About Motivational Interviewing
Motivational Interviewing, commonly known as MI, is a style of communication that offers a practical, common-sense approach to support people in making and sustaining healthy behavior changes. While motivation belongs to the individual and their process of change, motivation can be substantially enhanced or hindered by interactions with others, including and especially, health care practitioners.
MI focuses first on the “why” of change, rather than the “how” of change. It assists individuals to better understand their own ambivalence to change and works to engage and strengthen both intrinsic motivation for, and commitment to, change. There is a specific focus on language, both the clinician’s and the patient’s so that the conversation is guided towards helping the patient make the case for change instead of the clinician working to convince, tell, and educate.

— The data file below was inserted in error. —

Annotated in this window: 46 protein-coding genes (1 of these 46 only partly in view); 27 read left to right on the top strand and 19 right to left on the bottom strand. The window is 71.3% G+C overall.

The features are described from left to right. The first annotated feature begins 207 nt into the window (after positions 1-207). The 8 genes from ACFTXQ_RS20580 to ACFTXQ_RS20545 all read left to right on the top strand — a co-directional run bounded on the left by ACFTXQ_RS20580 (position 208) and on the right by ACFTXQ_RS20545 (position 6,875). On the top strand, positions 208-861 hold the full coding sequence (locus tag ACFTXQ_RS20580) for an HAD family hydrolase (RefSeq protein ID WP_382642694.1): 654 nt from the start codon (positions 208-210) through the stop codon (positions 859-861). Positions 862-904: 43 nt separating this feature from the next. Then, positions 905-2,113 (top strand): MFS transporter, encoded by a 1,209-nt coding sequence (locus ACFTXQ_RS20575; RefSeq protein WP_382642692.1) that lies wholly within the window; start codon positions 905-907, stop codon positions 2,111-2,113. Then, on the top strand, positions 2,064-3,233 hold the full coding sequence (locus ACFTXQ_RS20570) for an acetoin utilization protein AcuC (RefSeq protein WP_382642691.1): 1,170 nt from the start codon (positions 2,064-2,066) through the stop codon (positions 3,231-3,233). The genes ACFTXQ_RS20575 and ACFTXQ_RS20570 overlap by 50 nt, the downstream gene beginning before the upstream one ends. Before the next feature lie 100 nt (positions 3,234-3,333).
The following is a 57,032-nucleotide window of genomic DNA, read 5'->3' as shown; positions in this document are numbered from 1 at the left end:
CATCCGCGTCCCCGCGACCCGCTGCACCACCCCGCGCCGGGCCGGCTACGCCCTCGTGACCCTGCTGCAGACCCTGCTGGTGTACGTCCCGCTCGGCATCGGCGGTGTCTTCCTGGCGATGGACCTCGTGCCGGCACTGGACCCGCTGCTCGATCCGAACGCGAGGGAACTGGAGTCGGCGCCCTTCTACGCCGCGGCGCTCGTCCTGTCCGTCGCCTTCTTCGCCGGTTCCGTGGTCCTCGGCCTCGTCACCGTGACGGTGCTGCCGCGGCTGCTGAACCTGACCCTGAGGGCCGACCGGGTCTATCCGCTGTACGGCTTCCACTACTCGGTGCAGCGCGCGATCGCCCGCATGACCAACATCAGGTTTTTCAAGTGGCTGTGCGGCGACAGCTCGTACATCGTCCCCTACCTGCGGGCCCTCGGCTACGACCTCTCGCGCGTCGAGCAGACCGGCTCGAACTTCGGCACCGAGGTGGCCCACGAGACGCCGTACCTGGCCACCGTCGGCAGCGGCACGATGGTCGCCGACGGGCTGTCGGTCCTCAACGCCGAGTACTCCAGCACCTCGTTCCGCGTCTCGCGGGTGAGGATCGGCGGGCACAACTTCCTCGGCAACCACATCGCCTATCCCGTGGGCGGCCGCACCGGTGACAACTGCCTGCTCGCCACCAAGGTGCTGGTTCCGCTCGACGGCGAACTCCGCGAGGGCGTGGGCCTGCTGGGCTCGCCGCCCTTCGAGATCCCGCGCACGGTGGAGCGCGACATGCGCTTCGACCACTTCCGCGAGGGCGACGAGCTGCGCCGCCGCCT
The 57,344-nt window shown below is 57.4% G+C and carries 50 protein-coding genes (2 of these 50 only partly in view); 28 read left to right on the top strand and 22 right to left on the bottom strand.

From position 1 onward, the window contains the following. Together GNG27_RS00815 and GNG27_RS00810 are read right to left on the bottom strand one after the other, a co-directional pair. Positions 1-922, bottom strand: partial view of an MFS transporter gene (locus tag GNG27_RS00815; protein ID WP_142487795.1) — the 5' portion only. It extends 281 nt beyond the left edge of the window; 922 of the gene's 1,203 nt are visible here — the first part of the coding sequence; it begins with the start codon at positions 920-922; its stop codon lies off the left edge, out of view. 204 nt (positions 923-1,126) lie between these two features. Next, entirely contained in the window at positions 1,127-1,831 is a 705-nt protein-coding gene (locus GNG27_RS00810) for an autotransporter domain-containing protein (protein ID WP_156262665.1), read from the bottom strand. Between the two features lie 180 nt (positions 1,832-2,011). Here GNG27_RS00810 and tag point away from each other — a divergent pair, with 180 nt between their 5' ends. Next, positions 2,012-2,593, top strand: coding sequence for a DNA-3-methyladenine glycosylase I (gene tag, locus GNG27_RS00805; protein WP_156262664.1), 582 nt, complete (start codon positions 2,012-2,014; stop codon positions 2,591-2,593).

As French philosopher, Blaise Pascal wisely said so many years ago, “People are generally better persuaded by the reasons which they have themselves discovered than by those which have come in to the mind of others.”
MI was originally developed in the addictions field and continues to grow in applications, including health care, where behaviors are both important to change and sometimes difficult to change. MI has a significant evidence base demonstrating its efficacy across a range of populations, target behaviors, and medical conditions.